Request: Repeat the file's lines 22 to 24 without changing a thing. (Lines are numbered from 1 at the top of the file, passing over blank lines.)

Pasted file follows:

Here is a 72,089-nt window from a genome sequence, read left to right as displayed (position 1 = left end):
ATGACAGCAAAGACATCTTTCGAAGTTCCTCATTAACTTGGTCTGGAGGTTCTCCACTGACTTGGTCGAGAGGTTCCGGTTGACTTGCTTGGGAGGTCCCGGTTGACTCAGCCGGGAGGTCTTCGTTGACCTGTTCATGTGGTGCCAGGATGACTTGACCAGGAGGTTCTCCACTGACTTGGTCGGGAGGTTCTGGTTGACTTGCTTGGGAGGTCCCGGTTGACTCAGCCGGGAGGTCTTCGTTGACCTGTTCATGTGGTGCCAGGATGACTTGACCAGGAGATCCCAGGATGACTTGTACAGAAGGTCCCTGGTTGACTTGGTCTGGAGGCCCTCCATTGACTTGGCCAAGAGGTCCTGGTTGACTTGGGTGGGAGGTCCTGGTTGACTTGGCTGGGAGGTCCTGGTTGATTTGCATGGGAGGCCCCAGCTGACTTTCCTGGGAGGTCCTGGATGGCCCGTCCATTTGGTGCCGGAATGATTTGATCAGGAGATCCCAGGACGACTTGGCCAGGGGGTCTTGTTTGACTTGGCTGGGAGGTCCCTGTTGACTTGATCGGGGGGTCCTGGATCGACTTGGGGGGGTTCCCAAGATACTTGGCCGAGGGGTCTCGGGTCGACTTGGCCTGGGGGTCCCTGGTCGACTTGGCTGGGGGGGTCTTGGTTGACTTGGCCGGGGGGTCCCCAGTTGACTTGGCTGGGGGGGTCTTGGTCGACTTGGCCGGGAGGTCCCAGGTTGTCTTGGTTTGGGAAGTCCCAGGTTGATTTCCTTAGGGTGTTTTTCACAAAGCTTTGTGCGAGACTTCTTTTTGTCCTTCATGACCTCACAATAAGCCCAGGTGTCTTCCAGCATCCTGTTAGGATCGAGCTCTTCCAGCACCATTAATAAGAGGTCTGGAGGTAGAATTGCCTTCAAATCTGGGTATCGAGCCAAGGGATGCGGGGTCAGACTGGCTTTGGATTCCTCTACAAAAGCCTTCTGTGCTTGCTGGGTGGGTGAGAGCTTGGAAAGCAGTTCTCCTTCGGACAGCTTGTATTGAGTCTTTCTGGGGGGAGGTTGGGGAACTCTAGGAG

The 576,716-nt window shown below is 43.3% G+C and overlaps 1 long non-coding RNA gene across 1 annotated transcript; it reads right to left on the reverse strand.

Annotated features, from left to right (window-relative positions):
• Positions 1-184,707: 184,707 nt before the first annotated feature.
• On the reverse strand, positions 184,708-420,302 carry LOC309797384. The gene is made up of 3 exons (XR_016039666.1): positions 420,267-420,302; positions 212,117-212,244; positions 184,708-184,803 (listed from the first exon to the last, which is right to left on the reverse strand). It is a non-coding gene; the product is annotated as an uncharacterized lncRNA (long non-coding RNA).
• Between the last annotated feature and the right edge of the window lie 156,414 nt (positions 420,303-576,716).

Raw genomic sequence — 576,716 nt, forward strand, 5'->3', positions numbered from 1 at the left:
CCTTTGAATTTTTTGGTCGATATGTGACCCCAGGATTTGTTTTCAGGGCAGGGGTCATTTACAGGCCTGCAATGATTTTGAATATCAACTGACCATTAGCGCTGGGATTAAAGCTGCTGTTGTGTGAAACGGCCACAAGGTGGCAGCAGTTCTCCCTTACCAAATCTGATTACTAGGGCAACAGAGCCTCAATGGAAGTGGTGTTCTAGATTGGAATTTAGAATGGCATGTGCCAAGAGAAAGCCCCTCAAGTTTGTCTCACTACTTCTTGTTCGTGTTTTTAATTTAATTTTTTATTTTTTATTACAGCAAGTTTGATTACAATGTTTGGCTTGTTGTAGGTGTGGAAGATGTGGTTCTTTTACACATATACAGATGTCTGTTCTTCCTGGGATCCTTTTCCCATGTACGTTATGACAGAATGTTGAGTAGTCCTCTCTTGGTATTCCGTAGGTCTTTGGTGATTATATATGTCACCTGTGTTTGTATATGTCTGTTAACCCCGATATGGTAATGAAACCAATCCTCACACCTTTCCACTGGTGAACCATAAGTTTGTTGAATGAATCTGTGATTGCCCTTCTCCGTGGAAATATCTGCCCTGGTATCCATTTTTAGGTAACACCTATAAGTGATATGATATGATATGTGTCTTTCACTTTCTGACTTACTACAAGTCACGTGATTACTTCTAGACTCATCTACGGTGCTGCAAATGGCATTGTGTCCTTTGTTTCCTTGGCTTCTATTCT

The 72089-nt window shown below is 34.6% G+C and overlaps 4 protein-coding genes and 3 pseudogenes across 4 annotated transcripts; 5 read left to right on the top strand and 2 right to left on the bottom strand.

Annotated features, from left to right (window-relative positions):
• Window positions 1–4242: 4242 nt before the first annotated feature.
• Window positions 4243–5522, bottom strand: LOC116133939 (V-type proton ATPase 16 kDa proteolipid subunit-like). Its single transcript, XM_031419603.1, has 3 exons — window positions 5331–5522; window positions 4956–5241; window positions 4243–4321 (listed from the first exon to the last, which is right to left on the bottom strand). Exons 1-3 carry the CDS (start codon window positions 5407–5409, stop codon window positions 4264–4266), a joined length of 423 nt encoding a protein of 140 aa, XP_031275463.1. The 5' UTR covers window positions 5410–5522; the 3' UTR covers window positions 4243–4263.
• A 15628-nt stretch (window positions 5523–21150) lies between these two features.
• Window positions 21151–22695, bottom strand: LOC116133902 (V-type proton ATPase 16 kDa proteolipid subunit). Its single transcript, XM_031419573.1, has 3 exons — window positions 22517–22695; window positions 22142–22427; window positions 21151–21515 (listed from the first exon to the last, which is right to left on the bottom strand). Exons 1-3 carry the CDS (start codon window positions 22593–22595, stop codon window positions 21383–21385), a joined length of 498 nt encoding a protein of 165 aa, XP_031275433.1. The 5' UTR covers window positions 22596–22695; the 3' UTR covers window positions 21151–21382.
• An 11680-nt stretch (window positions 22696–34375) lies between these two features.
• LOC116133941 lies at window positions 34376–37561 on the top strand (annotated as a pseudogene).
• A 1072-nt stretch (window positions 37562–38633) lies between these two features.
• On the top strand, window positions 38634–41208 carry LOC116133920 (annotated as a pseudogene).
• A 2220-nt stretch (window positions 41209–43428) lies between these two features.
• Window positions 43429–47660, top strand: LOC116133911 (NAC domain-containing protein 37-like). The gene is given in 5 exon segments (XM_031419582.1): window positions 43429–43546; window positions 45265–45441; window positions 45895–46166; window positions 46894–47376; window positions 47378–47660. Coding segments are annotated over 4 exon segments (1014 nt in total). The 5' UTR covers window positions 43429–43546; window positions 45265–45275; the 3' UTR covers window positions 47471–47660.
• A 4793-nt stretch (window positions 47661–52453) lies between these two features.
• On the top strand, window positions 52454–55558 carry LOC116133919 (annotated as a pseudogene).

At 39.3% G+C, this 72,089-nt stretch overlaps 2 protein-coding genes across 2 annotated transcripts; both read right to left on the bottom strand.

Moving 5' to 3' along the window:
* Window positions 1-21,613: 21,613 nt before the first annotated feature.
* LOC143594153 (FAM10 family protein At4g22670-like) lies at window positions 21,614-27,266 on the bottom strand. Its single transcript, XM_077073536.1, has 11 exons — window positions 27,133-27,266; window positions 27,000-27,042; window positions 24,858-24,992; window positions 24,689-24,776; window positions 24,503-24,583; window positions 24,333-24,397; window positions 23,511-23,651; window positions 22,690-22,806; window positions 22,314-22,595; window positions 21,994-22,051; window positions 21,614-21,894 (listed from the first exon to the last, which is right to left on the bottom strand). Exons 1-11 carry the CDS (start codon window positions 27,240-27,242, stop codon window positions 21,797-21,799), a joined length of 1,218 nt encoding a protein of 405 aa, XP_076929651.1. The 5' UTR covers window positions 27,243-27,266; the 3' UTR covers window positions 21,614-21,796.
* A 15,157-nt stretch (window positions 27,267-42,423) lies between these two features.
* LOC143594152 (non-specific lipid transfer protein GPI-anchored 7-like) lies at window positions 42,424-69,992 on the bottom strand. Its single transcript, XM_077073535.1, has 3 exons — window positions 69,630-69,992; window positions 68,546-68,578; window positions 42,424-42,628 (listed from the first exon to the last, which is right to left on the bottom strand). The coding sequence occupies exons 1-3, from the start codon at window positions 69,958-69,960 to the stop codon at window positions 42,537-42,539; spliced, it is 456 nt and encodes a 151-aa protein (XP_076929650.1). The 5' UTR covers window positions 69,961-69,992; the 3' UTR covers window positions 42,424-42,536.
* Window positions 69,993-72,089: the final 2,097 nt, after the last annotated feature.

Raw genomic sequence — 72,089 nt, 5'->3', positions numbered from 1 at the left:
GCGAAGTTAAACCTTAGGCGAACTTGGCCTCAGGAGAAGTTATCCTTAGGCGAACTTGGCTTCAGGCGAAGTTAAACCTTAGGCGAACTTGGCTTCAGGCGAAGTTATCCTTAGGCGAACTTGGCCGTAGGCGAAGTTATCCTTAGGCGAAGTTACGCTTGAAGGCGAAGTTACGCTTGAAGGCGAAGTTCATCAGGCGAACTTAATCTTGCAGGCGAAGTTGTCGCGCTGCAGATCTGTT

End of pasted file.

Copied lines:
• A 4793-nt stretch (window positions 47661–52453) lies between these two features.
• On the top strand, window positions 52454–55558 carry LOC116133919 (annotated as a pseudogene).

At 39.3% G+C, this 72,089-nt stretch overlaps 2 protein-coding genes across 2 annotated transcripts; both read right to left on the bottom strand.